What Do Jewish Ethics Say about Vaccination?

Living through a pandemic has increased interest in an esoteric field: biomedical ethics. Over the last year, we have found ourselves collectively swept up in the minutiae of efficacy trials, vaccination development, distribution timelines, and vaccine lines. In 2020, the possibility of mass vaccination seemed far off, but now, months into 2021, it’s no longer distant. People in my life are vaccinated now; I’m vaccinated. It happened, to quote John Green paraphrasing Hemingway—“slowly, then all at once.” Although, like many, I have opinions about the most effective and fair system of vaccination, my mental calculations about who deserved what at what time evolved to accommodate myself when my number got called. After I got jabbed, I worried about how to share that I had begun my vaccination process. Was I obliged to share it online so that people wouldn’t judge my (potential) future behaviors? Was it obnoxious to publicize this information when so many people were still struggling to make appointments? How much responsibility did I, as an individual, have for a rollout that was prioritizing those with the ability to refresh web pages all day, not those at highest risk for hospitalization? 

I already spend more time than most thinking about ethics, mostly by osmosis: My partner, Max, is a moral philosopher and ethicist. We’ve been talking a lot about Jewish approaches to biomedical ethics, especially as vaccinations ramp up. We can turn to biomedical ethics and Jewish ethics to make sense of and assess people's behaviors during the pandemic—their adherence to safety guidelines and their choices about when to be vaccinated. Though the problematic, Islam-exclusionary phrase “Judeo-Christian values” suggests frequent overlap between Judaism and Christianity when it comes to morality and ethics, Jewish tradition is distinct and has its own set of principles with implications for decision-making during public health crises.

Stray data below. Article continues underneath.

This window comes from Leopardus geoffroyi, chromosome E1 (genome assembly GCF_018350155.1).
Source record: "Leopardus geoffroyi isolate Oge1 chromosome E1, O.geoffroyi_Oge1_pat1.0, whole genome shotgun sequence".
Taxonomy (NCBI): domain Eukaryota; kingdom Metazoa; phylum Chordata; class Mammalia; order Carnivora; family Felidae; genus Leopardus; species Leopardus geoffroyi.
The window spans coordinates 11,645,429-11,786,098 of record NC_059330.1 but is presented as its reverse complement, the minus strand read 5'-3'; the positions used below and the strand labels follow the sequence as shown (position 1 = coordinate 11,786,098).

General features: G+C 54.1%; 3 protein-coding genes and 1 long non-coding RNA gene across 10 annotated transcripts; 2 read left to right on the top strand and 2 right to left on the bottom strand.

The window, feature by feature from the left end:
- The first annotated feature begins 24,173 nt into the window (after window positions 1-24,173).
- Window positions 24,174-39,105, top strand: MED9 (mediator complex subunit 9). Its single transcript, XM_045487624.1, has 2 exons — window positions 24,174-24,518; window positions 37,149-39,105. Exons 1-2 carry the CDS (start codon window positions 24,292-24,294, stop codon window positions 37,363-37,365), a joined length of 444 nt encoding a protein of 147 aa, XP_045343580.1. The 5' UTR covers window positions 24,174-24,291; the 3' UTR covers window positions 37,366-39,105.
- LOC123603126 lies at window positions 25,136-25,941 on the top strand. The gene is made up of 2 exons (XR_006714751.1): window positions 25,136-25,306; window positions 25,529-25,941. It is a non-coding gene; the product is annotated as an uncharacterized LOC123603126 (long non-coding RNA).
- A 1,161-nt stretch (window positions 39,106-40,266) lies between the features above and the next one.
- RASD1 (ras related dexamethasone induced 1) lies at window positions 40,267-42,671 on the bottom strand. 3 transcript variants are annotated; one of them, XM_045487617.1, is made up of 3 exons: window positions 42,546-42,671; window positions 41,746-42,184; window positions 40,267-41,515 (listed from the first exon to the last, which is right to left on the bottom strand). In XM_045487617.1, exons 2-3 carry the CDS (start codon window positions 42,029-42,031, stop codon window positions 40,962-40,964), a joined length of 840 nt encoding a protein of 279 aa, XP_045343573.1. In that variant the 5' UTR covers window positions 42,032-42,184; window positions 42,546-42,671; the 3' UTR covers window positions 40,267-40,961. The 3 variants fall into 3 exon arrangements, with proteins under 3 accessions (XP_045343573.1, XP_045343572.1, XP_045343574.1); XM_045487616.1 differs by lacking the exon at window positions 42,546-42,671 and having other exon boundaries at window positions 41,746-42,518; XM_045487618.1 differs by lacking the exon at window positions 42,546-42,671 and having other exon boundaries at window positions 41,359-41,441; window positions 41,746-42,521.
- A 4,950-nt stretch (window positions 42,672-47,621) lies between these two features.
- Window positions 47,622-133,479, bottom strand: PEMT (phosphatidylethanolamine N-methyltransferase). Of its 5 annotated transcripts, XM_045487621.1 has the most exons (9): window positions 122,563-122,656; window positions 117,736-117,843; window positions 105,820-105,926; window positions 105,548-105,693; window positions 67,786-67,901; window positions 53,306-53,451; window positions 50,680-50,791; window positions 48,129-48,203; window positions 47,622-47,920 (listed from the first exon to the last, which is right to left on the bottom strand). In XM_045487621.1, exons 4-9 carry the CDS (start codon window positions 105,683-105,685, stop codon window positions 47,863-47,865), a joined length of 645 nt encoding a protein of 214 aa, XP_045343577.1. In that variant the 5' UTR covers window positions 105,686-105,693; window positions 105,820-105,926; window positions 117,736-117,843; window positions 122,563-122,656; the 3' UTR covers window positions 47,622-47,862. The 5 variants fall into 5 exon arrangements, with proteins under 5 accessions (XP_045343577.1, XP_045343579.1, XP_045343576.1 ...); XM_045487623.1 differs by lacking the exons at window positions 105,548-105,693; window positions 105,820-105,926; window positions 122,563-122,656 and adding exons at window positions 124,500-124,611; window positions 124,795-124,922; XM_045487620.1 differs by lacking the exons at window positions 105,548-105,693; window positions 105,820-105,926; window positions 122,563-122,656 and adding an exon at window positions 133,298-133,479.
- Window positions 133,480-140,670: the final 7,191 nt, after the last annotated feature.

Chaya Greenberger, a lecturer in nursing at Jerusalem College of Technology who has published extensively in philosophy and ethics, writes in Nursing Ethics: “Essential values held sacred in the Jewish tradition are similar to those cherished by most religious and cultural groups. These include respect for sanctity and quality of life, and human dignity, honesty, equality, and social solidarity. Respect for autonomy, beneficence, nonmaleficence, and distributive justice.” In practice, however, she notes that “these principles tend to clash with one another. The challenge becomes how to decide which principle reigns supreme in a given situation...Jewish bioethics reflects an eclectic approach to this challenge.” 

What makes it eclectic? We are reliant on interpretations—both from rabbinical sources like the Talmud as well from our cultural heritage, personal experiences, sense of religious identity, and political compass. Greenberger explains, “Judaism is based upon a divinely ordained, but humanly interpreted ‘blueprint’ for a moral life in all realms…Jewish bioethics nests within this blueprint. The G-d-given Biblical scriptures along with their exegetic guidelines and a core of oral teachings, form the basis for a continuously growing corpus of Jewish philosophy and halacha.” In theory, all Judaic ethics stem from the words accepted to be either Divinely given or inspired. In practice, it’s really, really complicated.